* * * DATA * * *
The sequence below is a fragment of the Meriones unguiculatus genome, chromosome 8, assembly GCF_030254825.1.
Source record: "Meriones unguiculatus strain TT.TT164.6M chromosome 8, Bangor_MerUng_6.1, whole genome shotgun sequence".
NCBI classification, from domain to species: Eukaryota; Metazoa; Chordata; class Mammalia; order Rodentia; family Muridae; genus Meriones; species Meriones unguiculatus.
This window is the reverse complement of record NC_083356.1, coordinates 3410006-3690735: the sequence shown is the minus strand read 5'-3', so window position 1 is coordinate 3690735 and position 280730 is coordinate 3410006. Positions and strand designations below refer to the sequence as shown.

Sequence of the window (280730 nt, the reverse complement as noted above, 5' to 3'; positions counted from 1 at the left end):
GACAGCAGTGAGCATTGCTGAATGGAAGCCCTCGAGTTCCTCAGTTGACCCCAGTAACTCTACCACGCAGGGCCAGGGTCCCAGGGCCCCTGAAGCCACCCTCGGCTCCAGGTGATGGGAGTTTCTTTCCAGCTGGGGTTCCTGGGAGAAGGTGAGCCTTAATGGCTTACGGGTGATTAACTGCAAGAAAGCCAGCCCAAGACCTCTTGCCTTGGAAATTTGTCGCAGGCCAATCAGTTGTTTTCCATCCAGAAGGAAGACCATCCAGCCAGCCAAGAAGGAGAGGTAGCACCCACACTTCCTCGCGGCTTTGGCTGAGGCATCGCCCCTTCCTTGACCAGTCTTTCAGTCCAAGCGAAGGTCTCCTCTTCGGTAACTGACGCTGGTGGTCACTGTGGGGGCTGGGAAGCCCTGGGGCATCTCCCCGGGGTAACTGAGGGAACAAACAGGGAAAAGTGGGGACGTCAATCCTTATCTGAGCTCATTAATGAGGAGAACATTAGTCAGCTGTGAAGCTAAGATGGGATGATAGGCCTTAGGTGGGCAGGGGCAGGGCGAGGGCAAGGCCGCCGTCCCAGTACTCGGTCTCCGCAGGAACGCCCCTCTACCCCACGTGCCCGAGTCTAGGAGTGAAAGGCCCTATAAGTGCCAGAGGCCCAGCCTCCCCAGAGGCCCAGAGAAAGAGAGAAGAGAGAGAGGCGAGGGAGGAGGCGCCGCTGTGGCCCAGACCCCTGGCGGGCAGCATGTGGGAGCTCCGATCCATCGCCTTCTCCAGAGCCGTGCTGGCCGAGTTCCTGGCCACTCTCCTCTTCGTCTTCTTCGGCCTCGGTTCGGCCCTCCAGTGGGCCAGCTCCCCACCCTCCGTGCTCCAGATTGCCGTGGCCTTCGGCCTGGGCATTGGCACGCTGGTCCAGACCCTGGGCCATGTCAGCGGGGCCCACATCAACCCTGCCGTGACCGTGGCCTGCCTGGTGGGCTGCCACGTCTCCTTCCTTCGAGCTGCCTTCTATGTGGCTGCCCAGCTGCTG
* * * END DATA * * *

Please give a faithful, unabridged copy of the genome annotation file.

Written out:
The sequence below is a fragment of the Meriones unguiculatus genome, chromosome 8, assembly GCF_030254825.1.
Source record: "Meriones unguiculatus strain TT.TT164.6M chromosome 8, Bangor_MerUng_6.1, whole genome shotgun sequence".
NCBI classification, from domain to species: Eukaryota; Metazoa; Chordata; class Mammalia; order Rodentia; family Muridae; genus Meriones; species Meriones unguiculatus.
This window is the reverse complement of record NC_083356.1, coordinates 3410006-3690735: the sequence shown is the minus strand read 5'-3', so window position 1 is coordinate 3690735 and position 280730 is coordinate 3410006. Positions and strand designations below refer to the sequence as shown.

Sequence of the window (280730 nt, the reverse complement as noted above, 5' to 3'; positions counted from 1 at the left end):
GACAGCAGTGAGCATTGCTGAATGGAAGCCCTCGAGTTCCTCAGTTGACCCCAGTAACTCTACCACGCAGGGCCAGGGTCCCAGGGCCCCTGAAGCCACCCTCGGCTCCAGGTGATGGGAGTTTCTTTCCAGCTGGGGTTCCTGGGAGAAGGTGAGCCTTAATGGCTTACGGGTGATTAACTGCAAGAAAGCCAGCCCAAGACCTCTTGCCTTGGAAATTTGTCGCAGGCCAATCAGTTGTTTTCCATCCAGAAGGAAGACCATCCAGCCAGCCAAGAAGGAGAGGTAGCACCCACACTTCCTCGCGGCTTTGGCTGAGGCATCGCCCCTTCCTTGACCAGTCTTTCAGTCCAAGCGAAGGTCTCCTCTTCGGTAACTGACGCTGGTGGTCACTGTGGGGGCTGGGAAGCCCTGGGGCATCTCCCCGGGGTAACTGAGGGAACAAACAGGGAAAAGTGGGGACGTCAATCCTTATCTGAGCTCATTAATGAGGAGAACATTAGTCAGCTGTGAAGCTAAGATGGGATGATAGGCCTTAGGTGGGCAGGGGCAGGGCGAGGGCAAGGCCGCCGTCCCAGTACTCGGTCTCCGCAGGAACGCCCCTCTACCCCACGTGCCCGAGTCTAGGAGTGAAAGGCCCTATAAGTGCCAGAGGCCCAGCCTCCCCAGAGGCCCAGAGAAAGAGAGAAGAGAGAGAGGCGAGGGAGGAGGCGCCGCTGTGGCCCAGACCCCTGGCGGGCAGCATGTGGGAGCTCCGATCCATCGCCTTCTCCAGAGCCGTGCTGGCCGAGTTCCTGGCCACTCTCCTCTTCGTCTTCTTCGGCCTCGGTTCGGCCCTCCAGTGGGCCAGCTCCCCACCCTCCGTGCTCCAGATTGCCGTGGCCTTCGGCCTGGGCATTGGCACGCTGGTCCAGACCCTGGGCCATGTCAGCGGGGCCCACATCAACCCTGCCGTGACCGTGGCCTGCCTGGTGGGCTGCCACGTCTCCTTCCTTCGAGCTGCCTTCTATGTGGCTGCCCAGCTGCTG